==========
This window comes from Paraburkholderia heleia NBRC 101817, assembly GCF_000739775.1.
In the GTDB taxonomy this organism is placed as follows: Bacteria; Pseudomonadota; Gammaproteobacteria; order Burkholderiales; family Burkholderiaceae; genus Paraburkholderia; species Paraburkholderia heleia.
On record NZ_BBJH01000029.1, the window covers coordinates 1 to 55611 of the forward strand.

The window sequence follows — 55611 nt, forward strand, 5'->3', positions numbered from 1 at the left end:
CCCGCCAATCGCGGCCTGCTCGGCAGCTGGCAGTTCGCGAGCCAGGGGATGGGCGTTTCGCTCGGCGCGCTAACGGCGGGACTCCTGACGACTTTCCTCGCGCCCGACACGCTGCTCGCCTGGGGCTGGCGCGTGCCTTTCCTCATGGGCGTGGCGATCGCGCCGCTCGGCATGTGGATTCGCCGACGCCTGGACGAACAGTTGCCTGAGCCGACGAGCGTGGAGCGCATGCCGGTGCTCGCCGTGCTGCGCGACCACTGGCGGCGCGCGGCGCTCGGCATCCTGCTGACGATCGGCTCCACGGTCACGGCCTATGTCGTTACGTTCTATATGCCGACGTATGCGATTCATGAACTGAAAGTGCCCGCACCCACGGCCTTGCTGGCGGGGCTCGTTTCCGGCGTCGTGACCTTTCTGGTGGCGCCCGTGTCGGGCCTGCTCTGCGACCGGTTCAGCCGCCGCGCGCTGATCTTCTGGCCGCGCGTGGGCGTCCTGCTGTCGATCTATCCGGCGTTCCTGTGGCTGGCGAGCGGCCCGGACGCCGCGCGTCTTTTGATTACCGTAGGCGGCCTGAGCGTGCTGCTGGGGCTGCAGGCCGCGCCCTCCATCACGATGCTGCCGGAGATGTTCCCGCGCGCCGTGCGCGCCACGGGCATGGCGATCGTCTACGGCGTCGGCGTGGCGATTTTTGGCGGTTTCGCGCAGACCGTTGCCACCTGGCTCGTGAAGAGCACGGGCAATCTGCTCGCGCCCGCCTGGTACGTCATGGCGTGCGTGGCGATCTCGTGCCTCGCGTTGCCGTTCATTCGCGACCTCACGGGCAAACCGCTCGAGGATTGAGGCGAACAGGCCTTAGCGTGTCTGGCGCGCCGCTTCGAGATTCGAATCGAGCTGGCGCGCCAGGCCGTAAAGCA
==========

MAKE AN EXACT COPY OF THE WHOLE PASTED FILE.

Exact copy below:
This window comes from Paraburkholderia heleia NBRC 101817, assembly GCF_000739775.1.
In the GTDB taxonomy this organism is placed as follows: Bacteria; Pseudomonadota; Gammaproteobacteria; order Burkholderiales; family Burkholderiaceae; genus Paraburkholderia; species Paraburkholderia heleia.
On record NZ_BBJH01000029.1, the window covers coordinates 1 to 55611 of the forward strand.

The window sequence follows — 55611 nt, forward strand, 5'->3', positions numbered from 1 at the left end:
CCCGCCAATCGCGGCCTGCTCGGCAGCTGGCAGTTCGCGAGCCAGGGGATGGGCGTTTCGCTCGGCGCGCTAACGGCGGGACTCCTGACGACTTTCCTCGCGCCCGACACGCTGCTCGCCTGGGGCTGGCGCGTGCCTTTCCTCATGGGCGTGGCGATCGCGCCGCTCGGCATGTGGATTCGCCGACGCCTGGACGAACAGTTGCCTGAGCCGACGAGCGTGGAGCGCATGCCGGTGCTCGCCGTGCTGCGCGACCACTGGCGGCGCGCGGCGCTCGGCATCCTGCTGACGATCGGCTCCACGGTCACGGCCTATGTCGTTACGTTCTATATGCCGACGTATGCGATTCATGAACTGAAAGTGCCCGCACCCACGGCCTTGCTGGCGGGGCTCGTTTCCGGCGTCGTGACCTTTCTGGTGGCGCCCGTGTCGGGCCTGCTCTGCGACCGGTTCAGCCGCCGCGCGCTGATCTTCTGGCCGCGCGTGGGCGTCCTGCTGTCGATCTATCCGGCGTTCCTGTGGCTGGCGAGCGGCCCGGACGCCGCGCGTCTTTTGATTACCGTAGGCGGCCTGAGCGTGCTGCTGGGGCTGCAGGCCGCGCCCTCCATCACGATGCTGCCGGAGATGTTCCCGCGCGCCGTGCGCGCCACGGGCATGGCGATCGTCTACGGCGTCGGCGTGGCGATTTTTGGCGGTTTCGCGCAGACCGTTGCCACCTGGCTCGTGAAGAGCACGGGCAATCTGCTCGCGCCCGCCTGGTACGTCATGGCGTGCGTGGCGATCTCGTGCCTCGCGTTGCCGTTCATTCGCGACCTCACGGGCAAACCGCTCGAGGATTGAGGCGAACAGGCCTTAGCGTGTCTGGCGCGCCGCTTCGAGATTCGAATCGAGCTGGCGCGCCAGGCCGTAAAGCA